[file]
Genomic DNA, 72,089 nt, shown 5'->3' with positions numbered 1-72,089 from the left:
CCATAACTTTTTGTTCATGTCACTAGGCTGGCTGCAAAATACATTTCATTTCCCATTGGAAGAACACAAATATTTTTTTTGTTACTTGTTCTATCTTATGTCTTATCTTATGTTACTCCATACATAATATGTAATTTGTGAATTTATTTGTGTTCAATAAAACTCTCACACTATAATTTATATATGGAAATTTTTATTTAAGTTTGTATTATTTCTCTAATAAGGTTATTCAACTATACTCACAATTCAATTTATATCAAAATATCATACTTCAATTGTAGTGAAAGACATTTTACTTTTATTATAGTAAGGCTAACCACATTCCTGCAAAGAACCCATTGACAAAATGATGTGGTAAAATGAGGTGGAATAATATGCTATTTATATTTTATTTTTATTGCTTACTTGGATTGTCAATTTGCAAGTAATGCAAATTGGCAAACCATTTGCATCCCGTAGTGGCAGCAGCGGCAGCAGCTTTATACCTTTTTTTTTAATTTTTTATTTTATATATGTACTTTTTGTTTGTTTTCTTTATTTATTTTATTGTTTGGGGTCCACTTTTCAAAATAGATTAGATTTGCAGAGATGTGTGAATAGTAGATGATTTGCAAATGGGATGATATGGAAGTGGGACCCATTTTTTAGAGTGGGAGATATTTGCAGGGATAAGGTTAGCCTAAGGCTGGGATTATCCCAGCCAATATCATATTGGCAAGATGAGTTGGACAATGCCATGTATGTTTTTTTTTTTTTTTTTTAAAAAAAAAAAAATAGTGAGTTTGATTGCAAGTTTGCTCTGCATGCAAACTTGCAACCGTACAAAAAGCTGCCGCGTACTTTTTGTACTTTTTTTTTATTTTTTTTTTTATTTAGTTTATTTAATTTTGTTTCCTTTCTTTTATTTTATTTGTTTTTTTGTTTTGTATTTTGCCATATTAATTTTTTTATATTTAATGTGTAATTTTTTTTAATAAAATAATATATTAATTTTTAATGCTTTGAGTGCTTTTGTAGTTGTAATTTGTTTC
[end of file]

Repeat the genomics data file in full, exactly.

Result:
Genomic DNA, 72,089 nt, shown 5'->3' with positions numbered 1-72,089 from the left:
CCATAACTTTTTGTTCATGTCACTAGGCTGGCTGCAAAATACATTTCATTTCCCATTGGAAGAACACAAATATTTTTTTTGTTACTTGTTCTATCTTATGTCTTATCTTATGTTACTCCATACATAATATGTAATTTGTGAATTTATTTGTGTTCAATAAAACTCTCACACTATAATTTATATATGGAAATTTTTATTTAAGTTTGTATTATTTCTCTAATAAGGTTATTCAACTATACTCACAATTCAATTTATATCAAAATATCATACTTCAATTGTAGTGAAAGACATTTTACTTTTATTATAGTAAGGCTAACCACATTCCTGCAAAGAACCCATTGACAAAATGATGTGGTAAAATGAGGTGGAATAATATGCTATTTATATTTTATTTTTATTGCTTACTTGGATTGTCAATTTGCAAGTAATGCAAATTGGCAAACCATTTGCATCCCGTAGTGGCAGCAGCGGCAGCAGCTTTATACCTTTTTTTTTAATTTTTTATTTTATATATGTACTTTTTGTTTGTTTTCTTTATTTATTTTATTGTTTGGGGTCCACTTTTCAAAATAGATTAGATTTGCAGAGATGTGTGAATAGTAGATGATTTGCAAATGGGATGATATGGAAGTGGGACCCATTTTTTAGAGTGGGAGATATTTGCAGGGATAAGGTTAGCCTAAGGCTGGGATTATCCCAGCCAATATCATATTGGCAAGATGAGTTGGACAATGCCATGTATGTTTTTTTTTTTTTTTTTTAAAAAAAAAAAAATAGTGAGTTTGATTGCAAGTTTGCTCTGCATGCAAACTTGCAACCGTACAAAAAGCTGCCGCGTACTTTTTGTACTTTTTTTTTATTTTTTTTTTTATTTAGTTTATTTAATTTTGTTTCCTTTCTTTTATTTTATTTGTTTTTTTGTTTTGTATTTTGCCATATTAATTTTTTTATATTTAATGTGTAATTTTTTTTAATAAAATAATATATTAATTTTTAATGCTTTGAGTGCTTTTGTAGTTGTAATTTGTTTC